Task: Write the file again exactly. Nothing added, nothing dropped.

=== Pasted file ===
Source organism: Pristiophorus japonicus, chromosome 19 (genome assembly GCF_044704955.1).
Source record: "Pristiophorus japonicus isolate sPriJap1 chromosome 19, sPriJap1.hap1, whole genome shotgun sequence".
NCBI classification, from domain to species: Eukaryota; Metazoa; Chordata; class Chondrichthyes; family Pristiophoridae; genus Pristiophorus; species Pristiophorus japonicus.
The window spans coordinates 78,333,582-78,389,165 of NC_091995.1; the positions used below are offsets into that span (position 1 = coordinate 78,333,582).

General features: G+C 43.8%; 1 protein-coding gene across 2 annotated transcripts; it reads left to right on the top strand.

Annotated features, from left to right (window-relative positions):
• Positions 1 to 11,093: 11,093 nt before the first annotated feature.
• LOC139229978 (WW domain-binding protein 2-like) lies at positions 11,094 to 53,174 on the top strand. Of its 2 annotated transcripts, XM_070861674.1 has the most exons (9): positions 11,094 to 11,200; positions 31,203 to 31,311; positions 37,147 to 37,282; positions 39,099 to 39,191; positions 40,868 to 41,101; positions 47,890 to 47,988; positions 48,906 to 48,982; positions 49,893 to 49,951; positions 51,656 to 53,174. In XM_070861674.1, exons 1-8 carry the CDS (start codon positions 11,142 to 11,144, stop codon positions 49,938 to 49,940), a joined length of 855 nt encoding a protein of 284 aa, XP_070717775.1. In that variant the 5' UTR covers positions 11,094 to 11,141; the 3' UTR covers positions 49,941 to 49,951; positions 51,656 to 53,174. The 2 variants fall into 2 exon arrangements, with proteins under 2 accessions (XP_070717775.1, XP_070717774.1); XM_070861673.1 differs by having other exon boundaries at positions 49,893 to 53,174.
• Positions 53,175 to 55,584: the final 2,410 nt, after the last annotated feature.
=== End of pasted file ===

Source organism: Pristiophorus japonicus, chromosome 19 (genome assembly GCF_044704955.1).
Source record: "Pristiophorus japonicus isolate sPriJap1 chromosome 19, sPriJap1.hap1, whole genome shotgun sequence".
NCBI classification, from domain to species: Eukaryota; Metazoa; Chordata; class Chondrichthyes; family Pristiophoridae; genus Pristiophorus; species Pristiophorus japonicus.
The window spans coordinates 78,333,582-78,389,165 of NC_091995.1; the positions used below are offsets into that span (position 1 = coordinate 78,333,582).

General features: G+C 43.8%; 1 protein-coding gene across 2 annotated transcripts; it reads left to right on the top strand.

Annotated features, from left to right (window-relative positions):
• Positions 1 to 11,093: 11,093 nt before the first annotated feature.
• LOC139229978 (WW domain-binding protein 2-like) lies at positions 11,094 to 53,174 on the top strand. Of its 2 annotated transcripts, XM_070861674.1 has the most exons (9): positions 11,094 to 11,200; positions 31,203 to 31,311; positions 37,147 to 37,282; positions 39,099 to 39,191; positions 40,868 to 41,101; positions 47,890 to 47,988; positions 48,906 to 48,982; positions 49,893 to 49,951; positions 51,656 to 53,174. In XM_070861674.1, exons 1-8 carry the CDS (start codon positions 11,142 to 11,144, stop codon positions 49,938 to 49,940), a joined length of 855 nt encoding a protein of 284 aa, XP_070717775.1. In that variant the 5' UTR covers positions 11,094 to 11,141; the 3' UTR covers positions 49,941 to 49,951; positions 51,656 to 53,174. The 2 variants fall into 2 exon arrangements, with proteins under 2 accessions (XP_070717775.1, XP_070717774.1); XM_070861673.1 differs by having other exon boundaries at positions 49,893 to 53,174.
• Positions 53,175 to 55,584: the final 2,410 nt, after the last annotated feature.